The Heterogeneous Connection between the Nail Paints and Diabetes
Sometimes the charm of cosmetic products can turn into obsession and can leave a mark on our health that can never be retrieved. So, the ladies who give into this charm have not avoiding damage due to the presence of phthalates in commonly found in personal care products such as moisturizers, nail polishes, soaps, hair sprays and perfumes.
They are also used in adhesives, electronics, toys and a variety of other products. A new study has found the presence of these phthalates in the body of women who use much of these products in their daily health like nail polishes.
A new study led by Researchers Tamarra James-Todd, PhD, a researcher in the Division of Women’s Health at Brigham and Women’s Hospital (BWH), has redefined the association between increased concentrations of phthalates in the body and an increased risk of diabetes in women because of them.
When the researchers examined the urinary concentrations of phthalates in 2,350 women who participated in the National Health and Nutrition Examination Survey found that women with higher levels of phthalates in their urine were more likely to have diabetes.
- Women who had the highest levels of the chemicals mono-benzyl phthalate and mono-isobutyl phthalate generally had almost twice the risk of diabetes compared to women with the lowest levels of those chemicals. Women with higher than median levels of the chemical mono-(3-carboxypropyl) phthalate had approximately a 60 per cent increased risk of diabetes. Thus, such phthalates can make harmful effects.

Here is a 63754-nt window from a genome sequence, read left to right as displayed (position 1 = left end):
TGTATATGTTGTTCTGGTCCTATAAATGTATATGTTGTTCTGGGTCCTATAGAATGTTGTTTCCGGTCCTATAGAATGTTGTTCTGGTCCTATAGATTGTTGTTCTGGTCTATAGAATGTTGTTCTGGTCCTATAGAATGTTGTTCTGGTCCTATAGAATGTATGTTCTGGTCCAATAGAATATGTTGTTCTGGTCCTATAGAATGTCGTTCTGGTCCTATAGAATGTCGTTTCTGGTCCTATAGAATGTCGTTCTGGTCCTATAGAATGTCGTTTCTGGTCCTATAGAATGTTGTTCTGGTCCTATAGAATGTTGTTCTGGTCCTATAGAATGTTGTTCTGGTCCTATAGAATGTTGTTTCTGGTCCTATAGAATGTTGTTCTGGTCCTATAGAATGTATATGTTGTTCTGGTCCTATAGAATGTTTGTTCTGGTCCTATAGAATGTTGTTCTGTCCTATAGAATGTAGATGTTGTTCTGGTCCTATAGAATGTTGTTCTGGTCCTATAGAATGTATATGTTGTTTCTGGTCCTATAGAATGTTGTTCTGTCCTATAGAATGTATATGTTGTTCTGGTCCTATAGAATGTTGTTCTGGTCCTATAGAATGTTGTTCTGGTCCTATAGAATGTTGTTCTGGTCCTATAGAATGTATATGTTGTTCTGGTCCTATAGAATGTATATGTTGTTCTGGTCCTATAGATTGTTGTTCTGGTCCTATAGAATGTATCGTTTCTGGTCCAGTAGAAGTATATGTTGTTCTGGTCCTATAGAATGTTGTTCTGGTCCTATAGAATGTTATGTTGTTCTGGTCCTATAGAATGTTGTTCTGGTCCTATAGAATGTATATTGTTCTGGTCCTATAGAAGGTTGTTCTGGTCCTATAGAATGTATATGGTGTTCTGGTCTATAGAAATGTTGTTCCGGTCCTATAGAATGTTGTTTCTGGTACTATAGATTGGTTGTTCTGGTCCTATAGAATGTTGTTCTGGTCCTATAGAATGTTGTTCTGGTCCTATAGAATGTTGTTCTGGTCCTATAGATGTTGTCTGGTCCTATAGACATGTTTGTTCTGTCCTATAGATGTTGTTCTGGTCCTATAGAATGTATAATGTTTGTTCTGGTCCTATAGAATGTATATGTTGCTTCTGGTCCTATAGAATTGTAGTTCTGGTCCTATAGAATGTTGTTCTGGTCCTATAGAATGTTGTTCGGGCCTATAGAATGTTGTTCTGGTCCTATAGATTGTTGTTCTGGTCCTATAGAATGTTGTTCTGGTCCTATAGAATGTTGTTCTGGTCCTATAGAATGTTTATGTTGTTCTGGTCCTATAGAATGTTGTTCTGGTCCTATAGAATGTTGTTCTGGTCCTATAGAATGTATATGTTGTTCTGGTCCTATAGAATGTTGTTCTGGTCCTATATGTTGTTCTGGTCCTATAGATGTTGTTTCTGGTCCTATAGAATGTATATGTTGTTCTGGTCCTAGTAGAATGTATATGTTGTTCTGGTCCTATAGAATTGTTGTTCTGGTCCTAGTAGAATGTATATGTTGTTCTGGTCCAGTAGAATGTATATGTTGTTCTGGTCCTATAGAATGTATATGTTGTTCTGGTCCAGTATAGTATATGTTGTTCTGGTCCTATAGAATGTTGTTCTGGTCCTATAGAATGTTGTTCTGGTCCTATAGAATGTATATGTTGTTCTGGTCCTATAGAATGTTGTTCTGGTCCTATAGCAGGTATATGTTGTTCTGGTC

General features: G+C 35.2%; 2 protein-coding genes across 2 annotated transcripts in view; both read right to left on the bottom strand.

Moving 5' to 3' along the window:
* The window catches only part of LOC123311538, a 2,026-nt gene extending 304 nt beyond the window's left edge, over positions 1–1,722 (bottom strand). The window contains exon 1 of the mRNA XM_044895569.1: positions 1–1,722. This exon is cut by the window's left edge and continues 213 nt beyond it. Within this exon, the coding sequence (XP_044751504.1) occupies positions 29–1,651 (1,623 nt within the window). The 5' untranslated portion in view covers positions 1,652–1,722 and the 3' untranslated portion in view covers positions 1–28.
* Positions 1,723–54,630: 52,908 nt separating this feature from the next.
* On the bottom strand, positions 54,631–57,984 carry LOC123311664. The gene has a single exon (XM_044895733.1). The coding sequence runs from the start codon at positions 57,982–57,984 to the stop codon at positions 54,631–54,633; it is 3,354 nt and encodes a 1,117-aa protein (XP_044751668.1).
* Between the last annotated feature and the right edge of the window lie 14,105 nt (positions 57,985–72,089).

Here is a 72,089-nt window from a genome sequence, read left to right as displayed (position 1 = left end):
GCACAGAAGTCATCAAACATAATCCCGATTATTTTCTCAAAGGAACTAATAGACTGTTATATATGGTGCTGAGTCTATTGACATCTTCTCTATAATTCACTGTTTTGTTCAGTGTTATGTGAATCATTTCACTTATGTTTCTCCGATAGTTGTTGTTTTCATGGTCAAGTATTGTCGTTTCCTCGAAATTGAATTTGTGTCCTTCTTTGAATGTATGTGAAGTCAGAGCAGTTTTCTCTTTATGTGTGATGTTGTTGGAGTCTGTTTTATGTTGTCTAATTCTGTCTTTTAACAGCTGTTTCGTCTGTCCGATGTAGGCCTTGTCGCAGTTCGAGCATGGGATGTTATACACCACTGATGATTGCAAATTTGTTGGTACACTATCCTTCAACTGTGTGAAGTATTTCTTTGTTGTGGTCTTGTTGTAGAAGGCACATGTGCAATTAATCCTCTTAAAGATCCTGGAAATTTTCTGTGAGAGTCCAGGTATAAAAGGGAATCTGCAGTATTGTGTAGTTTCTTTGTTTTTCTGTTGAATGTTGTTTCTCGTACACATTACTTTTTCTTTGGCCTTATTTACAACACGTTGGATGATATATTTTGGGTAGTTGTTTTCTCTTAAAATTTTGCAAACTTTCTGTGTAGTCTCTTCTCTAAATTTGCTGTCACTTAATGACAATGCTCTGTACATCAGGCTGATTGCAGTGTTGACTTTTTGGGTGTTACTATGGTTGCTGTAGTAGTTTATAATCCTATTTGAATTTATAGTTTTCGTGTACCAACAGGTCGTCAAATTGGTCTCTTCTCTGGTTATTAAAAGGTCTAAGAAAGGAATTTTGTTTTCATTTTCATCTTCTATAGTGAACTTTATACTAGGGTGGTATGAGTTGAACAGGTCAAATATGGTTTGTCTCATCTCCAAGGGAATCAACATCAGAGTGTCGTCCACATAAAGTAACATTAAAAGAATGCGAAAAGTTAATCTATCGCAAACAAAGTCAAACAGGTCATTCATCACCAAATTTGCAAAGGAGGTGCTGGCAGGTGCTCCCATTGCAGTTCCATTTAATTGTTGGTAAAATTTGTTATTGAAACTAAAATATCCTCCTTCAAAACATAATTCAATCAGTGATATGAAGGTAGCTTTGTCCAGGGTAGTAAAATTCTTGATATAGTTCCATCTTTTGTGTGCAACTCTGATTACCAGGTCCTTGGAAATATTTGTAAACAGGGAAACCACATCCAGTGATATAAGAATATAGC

- Women with moderately high levels of the chemicals mono-n-butyl phthalate and di-2-ethylhexyl phthalate had approximately a 70 percent increased risk of diabetes.
- The study done in America’s population consisted of a representative sample of American women and was controlled for socio-demographic, dietary and behavioral factors. However, the women self-reported their diabetes and researchers caution against reading too much into the study due to the possibility of reverse causation.
Thus, in a different way this study has revealed a connection between phthalates and diabetes and is an important first step said Dr. James-Todd. According to the finding report published in the July 13, 2012 online edition of Environmental Health Perspectives, in addition to being present in personal care products, phthalates also exist in certain types of medical devices and medication that is used to treat diabetes and this could also explain the higher level of phthalates in diabetic women. So overall, more research is needed.